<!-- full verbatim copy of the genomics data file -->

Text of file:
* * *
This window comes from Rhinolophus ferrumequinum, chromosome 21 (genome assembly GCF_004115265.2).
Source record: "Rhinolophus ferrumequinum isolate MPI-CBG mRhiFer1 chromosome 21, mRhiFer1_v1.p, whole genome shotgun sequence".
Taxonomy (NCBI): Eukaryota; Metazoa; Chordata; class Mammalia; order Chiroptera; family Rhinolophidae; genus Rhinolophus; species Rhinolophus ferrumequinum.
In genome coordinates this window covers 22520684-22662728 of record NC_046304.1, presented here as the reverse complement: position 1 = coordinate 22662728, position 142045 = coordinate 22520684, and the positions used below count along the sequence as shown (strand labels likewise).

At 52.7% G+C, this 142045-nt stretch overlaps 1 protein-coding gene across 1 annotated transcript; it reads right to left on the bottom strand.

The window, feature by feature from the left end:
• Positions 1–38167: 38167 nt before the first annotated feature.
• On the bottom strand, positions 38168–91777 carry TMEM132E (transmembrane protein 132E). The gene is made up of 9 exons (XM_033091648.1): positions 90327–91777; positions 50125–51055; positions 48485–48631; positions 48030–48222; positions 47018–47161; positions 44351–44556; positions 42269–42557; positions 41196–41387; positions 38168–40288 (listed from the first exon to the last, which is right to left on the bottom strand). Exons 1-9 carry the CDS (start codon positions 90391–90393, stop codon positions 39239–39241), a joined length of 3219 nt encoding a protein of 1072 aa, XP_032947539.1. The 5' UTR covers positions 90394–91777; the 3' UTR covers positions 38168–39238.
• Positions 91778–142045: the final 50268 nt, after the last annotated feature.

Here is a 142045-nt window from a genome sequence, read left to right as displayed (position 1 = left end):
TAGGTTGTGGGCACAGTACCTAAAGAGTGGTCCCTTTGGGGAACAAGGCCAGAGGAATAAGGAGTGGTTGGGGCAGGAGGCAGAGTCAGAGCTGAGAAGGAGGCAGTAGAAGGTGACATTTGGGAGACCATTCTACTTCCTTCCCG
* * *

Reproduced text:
This window comes from Rhinolophus ferrumequinum, chromosome 21 (genome assembly GCF_004115265.2).
Source record: "Rhinolophus ferrumequinum isolate MPI-CBG mRhiFer1 chromosome 21, mRhiFer1_v1.p, whole genome shotgun sequence".
Taxonomy (NCBI): Eukaryota; Metazoa; Chordata; class Mammalia; order Chiroptera; family Rhinolophidae; genus Rhinolophus; species Rhinolophus ferrumequinum.
In genome coordinates this window covers 22520684-22662728 of record NC_046304.1, presented here as the reverse complement: position 1 = coordinate 22662728, position 142045 = coordinate 22520684, and the positions used below count along the sequence as shown (strand labels likewise).

At 52.7% G+C, this 142045-nt stretch overlaps 1 protein-coding gene across 1 annotated transcript; it reads right to left on the bottom strand.

The window, feature by feature from the left end:
• Positions 1–38167: 38167 nt before the first annotated feature.
• On the bottom strand, positions 38168–91777 carry TMEM132E (transmembrane protein 132E). The gene is made up of 9 exons (XM_033091648.1): positions 90327–91777; positions 50125–51055; positions 48485–48631; positions 48030–48222; positions 47018–47161; positions 44351–44556; positions 42269–42557; positions 41196–41387; positions 38168–40288 (listed from the first exon to the last, which is right to left on the bottom strand). Exons 1-9 carry the CDS (start codon positions 90391–90393, stop codon positions 39239–39241), a joined length of 3219 nt encoding a protein of 1072 aa, XP_032947539.1. The 5' UTR covers positions 90394–91777; the 3' UTR covers positions 38168–39238.
• Positions 91778–142045: the final 50268 nt, after the last annotated feature.

Here is a 142045-nt window from a genome sequence, read left to right as displayed (position 1 = left end):
TAGGTTGTGGGCACAGTACCTAAAGAGTGGTCCCTTTGGGGAACAAGGCCAGAGGAATAAGGAGTGGTTGGGGCAGGAGGCAGAGTCAGAGCTGAGAAGGAGGCAGTAGAAGGTGACATTTGGGAGACCATTCTACTTCCTTCCCG